Hi, I’m not experienced in GPU programming and I’m wondering if it makes sense for me to get into it (and buy hardware).
I work on a resource-intensive image processing code. I regularly need to perform this convolution a couple of thousand times for a large (~40 million double entries) matrix M:
M ⊙ [convolution kernel]
M is the same for each computation while the kernel always changes. I have recently introduced multi-threading so that each CPU core works the above sequence at each time, but I’m wondering if I could get faster with a GPU.
Right now, the forward and backward Fourier transforms take up the most time by far at just under 4 seconds each, using OpenCV’s dft function.
couldn’t you simply use this as a drop-in and enjoy a speed boost with CUDA capable hardware?
Just to complement what cbuchner1 said, and without knowing anything about OpenCV or your hardware, I have the cuFFT running on a 1080Ti and the high resolution timer will only start registering something when my input data is bigger than 200M floats (about 760MB).
And just for a fair comparison, Intel’s MKL FFT running on my CPU (4-core i5 6400) is faster on a bigger dataset (subsecond on 512MB).
You can get a 1080Ti for manageable prices now.
Thanks! I spent the last days making Christian’s suggestion work and today I succeeded, after installing (the right) CUDA, recompiling OpenCV and dealing with the new data types etc.
I’m very satisfied with the DFT speedup. Provided that clock_gettime(CLOCK_MONOTONIC) gives meaningful results here, each DFT takes something like 0.6s on average, compared to almost 5s on the CPU.
But the DFT is only one task of the above algorithm, and since the others are still running on the CPU, they still take up a good amount of time. I tried running the new algorithm in multiple threads (and CPU cores), but even two threads provoke a GPU out of memory error. My machine has a Q5000 graphics card with apparently 2.5GB memory. My question now is, if I invested in maybe a 1080Ti with more memory, would it be trivial to run multiple threads on it that each perform DFTs?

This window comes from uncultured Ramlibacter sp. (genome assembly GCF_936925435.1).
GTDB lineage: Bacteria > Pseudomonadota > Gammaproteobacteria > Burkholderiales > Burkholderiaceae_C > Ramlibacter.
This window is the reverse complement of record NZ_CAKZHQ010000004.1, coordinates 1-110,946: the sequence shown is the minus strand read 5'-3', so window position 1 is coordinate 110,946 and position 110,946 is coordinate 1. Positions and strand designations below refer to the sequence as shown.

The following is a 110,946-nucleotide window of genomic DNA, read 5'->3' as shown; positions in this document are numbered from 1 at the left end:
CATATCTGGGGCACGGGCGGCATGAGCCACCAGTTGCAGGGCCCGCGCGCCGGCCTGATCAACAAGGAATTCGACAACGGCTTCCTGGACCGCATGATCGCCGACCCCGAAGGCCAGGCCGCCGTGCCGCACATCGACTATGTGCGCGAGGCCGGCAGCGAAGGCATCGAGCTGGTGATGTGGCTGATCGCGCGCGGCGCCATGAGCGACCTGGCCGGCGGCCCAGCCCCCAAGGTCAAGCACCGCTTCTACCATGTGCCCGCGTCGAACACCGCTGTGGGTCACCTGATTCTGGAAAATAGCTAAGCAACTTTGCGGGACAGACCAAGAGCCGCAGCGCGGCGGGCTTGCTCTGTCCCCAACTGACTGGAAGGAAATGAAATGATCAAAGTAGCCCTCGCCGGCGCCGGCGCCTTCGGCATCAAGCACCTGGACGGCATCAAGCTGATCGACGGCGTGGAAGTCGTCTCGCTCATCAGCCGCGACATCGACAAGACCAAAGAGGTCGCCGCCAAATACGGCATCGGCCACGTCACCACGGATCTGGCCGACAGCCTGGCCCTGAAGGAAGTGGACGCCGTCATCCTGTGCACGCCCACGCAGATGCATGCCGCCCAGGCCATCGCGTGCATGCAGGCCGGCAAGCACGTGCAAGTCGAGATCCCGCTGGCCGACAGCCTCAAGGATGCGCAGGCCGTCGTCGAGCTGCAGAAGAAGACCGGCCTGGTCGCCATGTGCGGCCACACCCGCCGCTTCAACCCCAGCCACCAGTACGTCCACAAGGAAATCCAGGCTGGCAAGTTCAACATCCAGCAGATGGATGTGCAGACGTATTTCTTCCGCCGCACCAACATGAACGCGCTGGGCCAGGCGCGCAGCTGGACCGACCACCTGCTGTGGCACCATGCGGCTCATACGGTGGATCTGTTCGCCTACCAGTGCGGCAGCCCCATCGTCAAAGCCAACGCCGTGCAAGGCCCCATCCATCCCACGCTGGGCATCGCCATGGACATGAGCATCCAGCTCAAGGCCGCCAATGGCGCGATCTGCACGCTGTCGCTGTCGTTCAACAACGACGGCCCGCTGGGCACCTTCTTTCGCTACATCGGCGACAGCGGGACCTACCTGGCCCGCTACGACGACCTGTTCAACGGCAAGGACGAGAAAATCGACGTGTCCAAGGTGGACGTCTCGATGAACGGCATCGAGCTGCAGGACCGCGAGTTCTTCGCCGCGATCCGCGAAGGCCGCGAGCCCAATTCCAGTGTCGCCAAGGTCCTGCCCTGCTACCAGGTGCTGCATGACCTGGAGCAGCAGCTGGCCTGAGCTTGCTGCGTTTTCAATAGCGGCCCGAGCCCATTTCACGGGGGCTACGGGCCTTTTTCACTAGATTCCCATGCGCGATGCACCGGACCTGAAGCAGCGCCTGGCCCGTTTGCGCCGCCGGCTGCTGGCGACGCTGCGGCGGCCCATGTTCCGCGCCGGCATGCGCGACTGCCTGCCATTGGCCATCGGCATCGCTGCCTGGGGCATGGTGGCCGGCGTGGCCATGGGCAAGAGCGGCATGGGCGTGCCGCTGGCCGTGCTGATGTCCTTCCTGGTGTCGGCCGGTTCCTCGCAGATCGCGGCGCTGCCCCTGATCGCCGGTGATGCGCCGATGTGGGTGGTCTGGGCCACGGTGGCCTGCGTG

I’m not sure it is the number of threads causing this out of memory error… without knowing OpenCV it is difficult for me to provide any plausible guess.
But talking specifically about the 1080Ti, it will be a huge leap over the Q5000 (Kepler, I believe?).
With cuFFT you don’t specify the launch configuration as it is being done “under the hood”, so it probably finds optimal settings for the current device. You may want to read this post, where one of my questions is exactly this, and txbob provides ample information:
The DFT is (now) of least concern to me as the API takes care of this, you just have to provide correct arguments. As for the rest of the computation between the forward and inverse DFTs, you would have to rewrite using the CUDA API to benefit from such an upgrade.
Maybe cbuchner1 or someone else wants to step in and give feedback, as there will definitely have a time cost and learning curve to migrate to a different parallel architecture. To get the most out of these devices (and your money), one needs to use their native API.
Maybe the question is too specific to be answered here. Agreed, the cleanest would be to implement each operation properly with CUDA. I’ll see how far I can get with OpenCVs built-in functions, consider learning how to apply CUDA directly and I figure I can always order a 1080, try multithreading and return it if it doesn’t work…